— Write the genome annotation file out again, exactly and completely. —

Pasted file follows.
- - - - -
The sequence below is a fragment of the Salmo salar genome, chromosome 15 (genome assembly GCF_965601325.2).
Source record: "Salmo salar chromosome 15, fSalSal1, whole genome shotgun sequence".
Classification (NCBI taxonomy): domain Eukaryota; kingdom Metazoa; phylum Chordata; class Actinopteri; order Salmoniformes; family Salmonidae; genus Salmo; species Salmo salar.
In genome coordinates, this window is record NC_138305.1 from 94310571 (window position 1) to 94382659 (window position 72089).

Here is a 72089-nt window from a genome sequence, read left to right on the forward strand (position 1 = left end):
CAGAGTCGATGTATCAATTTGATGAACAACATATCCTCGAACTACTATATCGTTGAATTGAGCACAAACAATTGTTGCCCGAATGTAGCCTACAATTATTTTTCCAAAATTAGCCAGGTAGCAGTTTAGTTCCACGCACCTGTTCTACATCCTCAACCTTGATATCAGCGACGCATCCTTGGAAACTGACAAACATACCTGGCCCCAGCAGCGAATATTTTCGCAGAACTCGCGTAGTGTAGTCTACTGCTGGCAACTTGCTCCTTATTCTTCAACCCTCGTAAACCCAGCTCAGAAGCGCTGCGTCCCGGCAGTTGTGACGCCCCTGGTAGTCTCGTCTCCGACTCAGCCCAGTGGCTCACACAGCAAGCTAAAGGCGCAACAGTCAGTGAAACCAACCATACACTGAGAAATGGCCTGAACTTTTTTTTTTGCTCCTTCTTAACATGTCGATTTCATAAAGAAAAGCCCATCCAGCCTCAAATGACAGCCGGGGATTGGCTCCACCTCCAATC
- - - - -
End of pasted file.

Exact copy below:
The sequence below is a fragment of the Salmo salar genome, chromosome 15 (genome assembly GCF_965601325.2).
Source record: "Salmo salar chromosome 15, fSalSal1, whole genome shotgun sequence".
Classification (NCBI taxonomy): domain Eukaryota; kingdom Metazoa; phylum Chordata; class Actinopteri; order Salmoniformes; family Salmonidae; genus Salmo; species Salmo salar.
In genome coordinates, this window is record NC_138305.1 from 94310571 (window position 1) to 94382659 (window position 72089).

Here is a 72089-nt window from a genome sequence, read left to right on the forward strand (position 1 = left end):
CAGAGTCGATGTATCAATTTGATGAACAACATATCCTCGAACTACTATATCGTTGAATTGAGCACAAACAATTGTTGCCCGAATGTAGCCTACAATTATTTTTCCAAAATTAGCCAGGTAGCAGTTTAGTTCCACGCACCTGTTCTACATCCTCAACCTTGATATCAGCGACGCATCCTTGGAAACTGACAAACATACCTGGCCCCAGCAGCGAATATTTTCGCAGAACTCGCGTAGTGTAGTCTACTGCTGGCAACTTGCTCCTTATTCTTCAACCCTCGTAAACCCAGCTCAGAAGCGCTGCGTCCCGGCAGTTGTGACGCCCCTGGTAGTCTCGTCTCCGACTCAGCCCAGTGGCTCACACAGCAAGCTAAAGGCGCAACAGTCAGTGAAACCAACCATACACTGAGAAATGGCCTGAACTTTTTTTTTTGCTCCTTCTTAACATGTCGATTTCATAAAGAAAAGCCCATCCAGCCTCAAATGACAGCCGGGGATTGGCTCCACCTCCAATC